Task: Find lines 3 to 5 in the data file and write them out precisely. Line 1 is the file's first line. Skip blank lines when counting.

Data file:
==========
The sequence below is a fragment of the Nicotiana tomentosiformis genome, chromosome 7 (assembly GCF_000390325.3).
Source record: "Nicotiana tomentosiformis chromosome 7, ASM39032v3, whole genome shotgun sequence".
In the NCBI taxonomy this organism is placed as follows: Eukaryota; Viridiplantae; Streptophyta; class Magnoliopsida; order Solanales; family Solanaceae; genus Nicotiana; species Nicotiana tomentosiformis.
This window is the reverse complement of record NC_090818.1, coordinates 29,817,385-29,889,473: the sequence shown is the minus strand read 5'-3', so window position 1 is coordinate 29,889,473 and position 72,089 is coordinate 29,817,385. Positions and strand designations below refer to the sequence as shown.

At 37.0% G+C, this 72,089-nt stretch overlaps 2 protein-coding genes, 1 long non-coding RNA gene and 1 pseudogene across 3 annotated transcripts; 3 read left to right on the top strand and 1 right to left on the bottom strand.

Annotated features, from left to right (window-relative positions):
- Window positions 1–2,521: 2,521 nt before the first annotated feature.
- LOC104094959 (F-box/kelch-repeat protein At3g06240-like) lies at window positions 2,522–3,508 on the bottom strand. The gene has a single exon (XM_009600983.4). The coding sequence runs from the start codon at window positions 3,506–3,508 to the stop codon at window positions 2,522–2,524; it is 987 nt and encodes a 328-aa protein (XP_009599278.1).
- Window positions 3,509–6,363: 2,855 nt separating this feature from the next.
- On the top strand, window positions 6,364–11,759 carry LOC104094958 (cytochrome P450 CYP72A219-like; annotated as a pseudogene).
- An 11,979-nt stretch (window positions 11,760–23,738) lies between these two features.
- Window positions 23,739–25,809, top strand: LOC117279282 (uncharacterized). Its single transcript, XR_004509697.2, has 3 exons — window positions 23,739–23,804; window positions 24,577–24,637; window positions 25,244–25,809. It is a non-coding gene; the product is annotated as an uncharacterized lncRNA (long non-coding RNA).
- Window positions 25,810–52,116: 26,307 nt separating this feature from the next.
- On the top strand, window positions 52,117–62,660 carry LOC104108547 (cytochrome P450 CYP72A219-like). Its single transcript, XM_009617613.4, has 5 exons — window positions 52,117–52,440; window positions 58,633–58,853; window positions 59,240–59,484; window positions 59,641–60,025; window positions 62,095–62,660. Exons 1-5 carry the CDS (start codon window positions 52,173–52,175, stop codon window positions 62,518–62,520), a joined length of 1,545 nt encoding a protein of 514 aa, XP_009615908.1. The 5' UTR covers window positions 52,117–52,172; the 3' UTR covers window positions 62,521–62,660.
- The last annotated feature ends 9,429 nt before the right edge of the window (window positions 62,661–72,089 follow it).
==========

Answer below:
In the NCBI taxonomy this organism is placed as follows: Eukaryota; Viridiplantae; Streptophyta; class Magnoliopsida; order Solanales; family Solanaceae; genus Nicotiana; species Nicotiana tomentosiformis.
This window is the reverse complement of record NC_090818.1, coordinates 29,817,385-29,889,473: the sequence shown is the minus strand read 5'-3', so window position 1 is coordinate 29,889,473 and position 72,089 is coordinate 29,817,385. Positions and strand designations below refer to the sequence as shown.

At 37.0% G+C, this 72,089-nt stretch overlaps 2 protein-coding genes, 1 long non-coding RNA gene and 1 pseudogene across 3 annotated transcripts; 3 read left to right on the top strand and 1 right to left on the bottom strand.